Lower Mainland mayors grudgingly voted Thursday to move ahead with work on the design and business case for a Surrey-to-Langley SkyTrain line, in spite of concerns about whether it makes sense to proceed with a line that has only half the funding required.
Surrey Mayor Doug McCallum, in a rare move at a meeting of the regional mayors on the transit authority, deployed an infrequently used tactic of having a weighted vote – where the vote is calculated not just by a straight count of the 23 council members but on the basis of relative populations in each city – to block efforts by other mayors to add qualifiers to the staff work plan.
He got support from Vancouver, Delta, and City of Langley mayors to do that, which was enough to tie and defeat efforts by other mayors.
Mayors and council representatives from both the City and District of North Vancouver, Richmond, West Vancouver, Pitt Meadows, Belcarra and Anmore all expressed concerns about plunging ahead with a project when it’s not clear how much of it can be built for the $1.6-billion that had been approved for the now-cancelled light-rail line.
Mr. McCallum says the whole line can be built for that amount, but TransLink staff say that’s unlikely.
“We need to identify where the money will come from for an amount beyond the $1.6-billion available before we approve anything,” said Doug Little from the District of North Vancouver.
But TransLink’s chair and vice-chair, Jonathan Coté from New Westminster and Jack Froese from the Township of Langley, emphasized that TransLink was always going to have to figure out where it was going to get the money from for Phase 3 of the 10-year transit plan.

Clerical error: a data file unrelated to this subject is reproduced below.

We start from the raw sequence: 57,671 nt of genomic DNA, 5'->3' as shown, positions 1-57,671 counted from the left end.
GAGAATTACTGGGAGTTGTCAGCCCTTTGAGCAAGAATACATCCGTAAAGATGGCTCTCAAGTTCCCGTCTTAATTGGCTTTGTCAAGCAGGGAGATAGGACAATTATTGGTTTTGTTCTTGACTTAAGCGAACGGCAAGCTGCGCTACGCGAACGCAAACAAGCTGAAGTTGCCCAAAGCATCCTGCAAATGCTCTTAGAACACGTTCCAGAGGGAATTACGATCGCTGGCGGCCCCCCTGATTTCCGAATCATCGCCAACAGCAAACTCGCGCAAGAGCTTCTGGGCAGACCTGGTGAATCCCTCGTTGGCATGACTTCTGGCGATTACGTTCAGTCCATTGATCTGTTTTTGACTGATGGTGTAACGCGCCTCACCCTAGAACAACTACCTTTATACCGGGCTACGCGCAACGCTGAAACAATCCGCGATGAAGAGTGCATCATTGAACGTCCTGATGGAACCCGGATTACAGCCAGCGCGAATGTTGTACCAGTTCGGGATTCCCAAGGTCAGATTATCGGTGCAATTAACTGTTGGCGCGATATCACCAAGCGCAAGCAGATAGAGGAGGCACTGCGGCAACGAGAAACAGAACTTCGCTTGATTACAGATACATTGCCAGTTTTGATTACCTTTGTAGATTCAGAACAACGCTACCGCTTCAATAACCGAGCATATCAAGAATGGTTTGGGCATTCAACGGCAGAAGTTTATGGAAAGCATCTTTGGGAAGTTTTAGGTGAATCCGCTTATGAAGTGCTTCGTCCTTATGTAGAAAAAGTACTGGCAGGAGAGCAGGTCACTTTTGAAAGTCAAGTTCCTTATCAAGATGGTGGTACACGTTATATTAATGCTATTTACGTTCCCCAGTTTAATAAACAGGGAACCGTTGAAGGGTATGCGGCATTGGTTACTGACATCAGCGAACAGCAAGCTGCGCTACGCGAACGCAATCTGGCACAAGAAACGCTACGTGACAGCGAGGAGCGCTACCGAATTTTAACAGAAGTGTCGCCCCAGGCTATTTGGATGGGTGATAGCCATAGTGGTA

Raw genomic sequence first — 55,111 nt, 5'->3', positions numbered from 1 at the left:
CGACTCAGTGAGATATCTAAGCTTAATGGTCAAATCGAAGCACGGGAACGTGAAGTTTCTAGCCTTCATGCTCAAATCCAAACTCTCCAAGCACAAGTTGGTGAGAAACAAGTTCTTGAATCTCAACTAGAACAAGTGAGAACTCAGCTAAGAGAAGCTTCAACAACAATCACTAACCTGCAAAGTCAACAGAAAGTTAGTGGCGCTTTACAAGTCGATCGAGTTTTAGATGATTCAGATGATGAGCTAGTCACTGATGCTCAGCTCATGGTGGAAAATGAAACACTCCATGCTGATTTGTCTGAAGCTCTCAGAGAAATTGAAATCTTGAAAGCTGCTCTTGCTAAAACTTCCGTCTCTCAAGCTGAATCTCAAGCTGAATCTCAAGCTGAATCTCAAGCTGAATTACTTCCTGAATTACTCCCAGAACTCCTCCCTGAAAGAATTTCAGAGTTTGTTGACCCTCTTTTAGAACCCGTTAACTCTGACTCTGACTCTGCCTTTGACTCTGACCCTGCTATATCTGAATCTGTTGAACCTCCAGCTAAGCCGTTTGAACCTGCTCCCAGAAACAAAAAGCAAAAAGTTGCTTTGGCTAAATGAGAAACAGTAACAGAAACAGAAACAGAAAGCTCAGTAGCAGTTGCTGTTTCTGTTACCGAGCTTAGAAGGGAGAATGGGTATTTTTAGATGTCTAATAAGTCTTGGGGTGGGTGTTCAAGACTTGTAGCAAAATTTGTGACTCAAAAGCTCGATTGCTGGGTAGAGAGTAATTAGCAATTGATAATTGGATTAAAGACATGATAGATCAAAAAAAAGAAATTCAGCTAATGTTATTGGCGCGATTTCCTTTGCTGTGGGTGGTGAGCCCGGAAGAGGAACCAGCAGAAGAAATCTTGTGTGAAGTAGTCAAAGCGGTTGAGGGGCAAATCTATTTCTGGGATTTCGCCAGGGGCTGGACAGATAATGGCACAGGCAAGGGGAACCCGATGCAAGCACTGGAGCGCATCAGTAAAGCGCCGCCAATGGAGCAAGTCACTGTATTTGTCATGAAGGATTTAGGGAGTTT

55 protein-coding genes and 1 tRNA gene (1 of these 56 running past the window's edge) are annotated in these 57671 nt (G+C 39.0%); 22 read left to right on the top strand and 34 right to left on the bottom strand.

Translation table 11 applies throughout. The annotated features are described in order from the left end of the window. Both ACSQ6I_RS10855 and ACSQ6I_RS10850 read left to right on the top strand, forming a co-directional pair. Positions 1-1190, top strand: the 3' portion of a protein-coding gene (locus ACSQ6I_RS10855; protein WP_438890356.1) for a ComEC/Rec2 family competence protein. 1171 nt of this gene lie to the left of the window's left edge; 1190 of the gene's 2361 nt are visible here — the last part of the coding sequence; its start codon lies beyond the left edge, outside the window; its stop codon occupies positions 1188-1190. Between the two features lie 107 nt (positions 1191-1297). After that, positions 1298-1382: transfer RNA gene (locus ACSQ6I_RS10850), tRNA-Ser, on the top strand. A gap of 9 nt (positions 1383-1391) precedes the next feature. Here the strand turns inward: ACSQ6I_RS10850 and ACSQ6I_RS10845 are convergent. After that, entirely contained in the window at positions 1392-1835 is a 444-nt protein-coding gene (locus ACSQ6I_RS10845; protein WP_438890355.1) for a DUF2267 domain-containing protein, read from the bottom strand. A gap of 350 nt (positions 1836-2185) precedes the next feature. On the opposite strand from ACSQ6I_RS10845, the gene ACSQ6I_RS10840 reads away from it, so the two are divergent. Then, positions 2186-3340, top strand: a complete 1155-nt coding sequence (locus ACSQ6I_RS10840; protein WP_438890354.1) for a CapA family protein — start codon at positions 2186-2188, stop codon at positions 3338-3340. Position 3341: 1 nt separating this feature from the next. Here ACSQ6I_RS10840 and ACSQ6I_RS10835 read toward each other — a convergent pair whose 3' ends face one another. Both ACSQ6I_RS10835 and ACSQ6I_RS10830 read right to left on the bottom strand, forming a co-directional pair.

Surrey was due to get $3.5-billion in total funding from the $7.5-billion plan, which has had committed money from all three levels of government only for the first two phases.
Many have made their irritation plain since Mr. McCallum’s decision after he was elected in October to up-end years of planning and consensus. Those mayors said Thursday they want a commitment from Surrey that it would pay back the $56-million spent preparing to build the light-rail project.
And some questioned whether Surrey residents really support the abrupt change in transit plans.
Mr. McCallum insisted they did.
“I can assure you the citizens of Surrey support in overwhelming numbers SkyTrain. The other parties campaigned on light rail. The results of the election is a referendum on which type of system the residents of Surrey want,” he said.
Mr. McCallum was elected with 41 per cent of the votes cast in Surrey last October, but the election’s low turnout means only 13.5 per cent of eligible voters supported him.
The transit agency vote means it will move ahead with spending $20-million and 15 months to explore the design and construction issues for the line, as well as develop the business plan needed to get the federal and provincial governments to switch over the money they had committed to the previously approved light-rail line.
TransLink will also suspend the plans it had to run a rapid bus along Fraser Highway starting next September, since it might only run for three years before construction starts for the SkyTrain line.
Mr. McCallum continues to say the 16-kilometre line can be built for the $1.6-billion already in hand.
But Mr. Coté said it's unlikely that the line can go much further than the Fleetwood or Clayton Heights neighbourhoods on the eastern side of Surrey.
TransLink chief executive Kevin Desmond said staff are sticking by the earlier estimate that it will cost $2.9-billion.
He noted that the Evergreen Line, an 11-kilometre line built for $1.4-billion, got committed construction bids more than five years ago, at a time when construction costs were considerably lower.
Thursday’s vote still doesn’t mean mayors have approved the new line, only that they have authorized staff to go ahead and do planning work.